It turned out that nobody had ever told him about the broken ceiling fan. Lo and behold, he sent someone to the hardware store a few days later to buy a new fan.
All the same, the next week came, and on Friday, I swept and mopped the guest bathroom, and then left it, grumbling and muttering to myself that if a member of the brotherhood tracked it up with footprints, it would serve my abbot right, but then again it was his decision, so that was that. As we were about to have dinner, one of my brothers asked me if I minded if he used the bathroom. I told him that it made no difference to me, because the abbot had told me just to mop the floor and then forget about it, and so I had not put a sign on the door as I used to do. Well, it seems someone else had closed the door, retrieved my old sign, and posted it on the door. I said, “Well, whatever. I didn’t post the sign.” Someone else overheard the conversation and asked, “Is that right?” Our abbot replied, “Yes, that’s right.” I took a peek after dinner, and the bathroom did not look too bad.
It took the passage of another week, though, to leave the attitude problem out of my schedule for Friday. I decided to clean the bathroom in the morning. After I mopped the floor, I left the door open but put a new sign on it:
CAUTION. WET FLOOR.
My typicon for Friday has grown simpler. My duties still include cleaning the guest bathroom, but they do not involve worrying about how long it will take to dry, whether my brothers in Christ walk on the wet floor, or when it will get dirty again. I have realized that I do not have to maintain the cleanliness of the bathroom once I have done my job—no, I am responsible only for doing my job. This small experience of enlightenment has allowed me to renounce my attachment to the results of my work and also to stop inspecting the task after I have completed it so make sure that nobody does anything that will affect my work. This may seem like a small thing, but in fact it is important to me to recognize that I was never asked to monitor anyone else’s behavior. That was something unnecessary that I took on myself. I can now renounce all of those concerns, because they have nothing to do with the obedience that was given to me.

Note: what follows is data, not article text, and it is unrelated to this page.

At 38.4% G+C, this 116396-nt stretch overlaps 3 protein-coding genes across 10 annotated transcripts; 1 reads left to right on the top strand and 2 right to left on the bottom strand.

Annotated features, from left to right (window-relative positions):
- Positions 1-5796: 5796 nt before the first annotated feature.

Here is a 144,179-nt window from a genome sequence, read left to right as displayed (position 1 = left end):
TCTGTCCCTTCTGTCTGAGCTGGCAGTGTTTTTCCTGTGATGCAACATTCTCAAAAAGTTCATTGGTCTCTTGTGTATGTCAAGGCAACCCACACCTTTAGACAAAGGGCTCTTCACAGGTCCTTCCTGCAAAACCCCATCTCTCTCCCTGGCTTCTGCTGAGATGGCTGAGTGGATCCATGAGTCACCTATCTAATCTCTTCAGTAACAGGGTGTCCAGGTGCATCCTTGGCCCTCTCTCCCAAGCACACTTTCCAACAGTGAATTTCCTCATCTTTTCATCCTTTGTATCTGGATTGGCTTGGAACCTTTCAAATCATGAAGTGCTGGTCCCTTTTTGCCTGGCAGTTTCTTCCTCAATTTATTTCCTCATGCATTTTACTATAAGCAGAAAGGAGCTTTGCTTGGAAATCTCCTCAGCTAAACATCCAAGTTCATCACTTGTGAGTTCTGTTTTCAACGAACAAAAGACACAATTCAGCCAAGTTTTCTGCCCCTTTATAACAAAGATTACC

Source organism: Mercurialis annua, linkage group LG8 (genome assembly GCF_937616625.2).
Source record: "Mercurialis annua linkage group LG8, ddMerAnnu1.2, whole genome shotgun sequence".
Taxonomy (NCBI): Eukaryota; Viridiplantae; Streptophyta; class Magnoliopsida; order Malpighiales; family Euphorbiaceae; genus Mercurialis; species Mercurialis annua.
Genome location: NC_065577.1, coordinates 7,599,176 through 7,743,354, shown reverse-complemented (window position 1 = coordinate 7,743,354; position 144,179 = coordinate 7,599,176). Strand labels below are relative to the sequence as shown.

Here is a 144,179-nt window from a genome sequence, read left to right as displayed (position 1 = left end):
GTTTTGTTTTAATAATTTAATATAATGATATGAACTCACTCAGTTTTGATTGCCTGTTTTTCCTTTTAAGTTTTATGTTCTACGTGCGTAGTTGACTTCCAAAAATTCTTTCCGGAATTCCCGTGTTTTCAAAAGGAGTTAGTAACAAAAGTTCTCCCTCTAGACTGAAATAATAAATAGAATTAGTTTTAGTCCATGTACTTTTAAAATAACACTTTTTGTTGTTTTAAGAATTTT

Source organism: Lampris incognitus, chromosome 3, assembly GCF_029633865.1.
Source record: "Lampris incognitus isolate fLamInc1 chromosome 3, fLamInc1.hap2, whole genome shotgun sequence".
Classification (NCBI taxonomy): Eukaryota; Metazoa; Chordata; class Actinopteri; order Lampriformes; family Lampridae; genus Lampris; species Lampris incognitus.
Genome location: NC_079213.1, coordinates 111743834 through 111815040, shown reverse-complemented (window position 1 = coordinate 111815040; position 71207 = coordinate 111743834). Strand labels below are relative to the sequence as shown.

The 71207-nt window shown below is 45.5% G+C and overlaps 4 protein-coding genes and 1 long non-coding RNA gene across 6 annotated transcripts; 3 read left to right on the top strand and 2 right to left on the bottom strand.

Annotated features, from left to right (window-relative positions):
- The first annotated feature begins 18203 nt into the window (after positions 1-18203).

I am under obedience not to worry about any of those things.
Cosmas (formerly Cyril) was born at the mid-point of the twentieth century, in 1950. He was raised Methodist and was the son of a minister. Soon after entering college he drifted away from Christianity, seduced by the allurements of secularism and decadence, and spent many years in the spiritual far country of depravity, degeneracy, defiance, and bad attitudinality. He entered the Greek Orthodox Church in 1996 the old-fashioned way as a repentant sinner. Anything that might be construed as a journey to Orthodoxy was confided to his spiritual father in life confession and sealed with the prayers for absolution. He is a tonsured reader / chanter. In 1997 he joined the translation team to complete the Orthodox Study Bible by producing a version of the Old Testament with commentary which conformed to the Septuagint Greek text and was made chairman of the translation committee. His work on that project continued until 2004, when he joined the brotherhood of the Monastery of St. John. He was tonsured to the small schema on March 20, 2008 with the name Cosmas. His patron saint is Cosmas of Aetolia. Among the obediences and other activities at the monastery of Fr. Cosmas are copy editing, proofreading, translating, and some writing for Divine Ascent Press, hauling trash to the dump, dipping and chopping candles, and making coffee.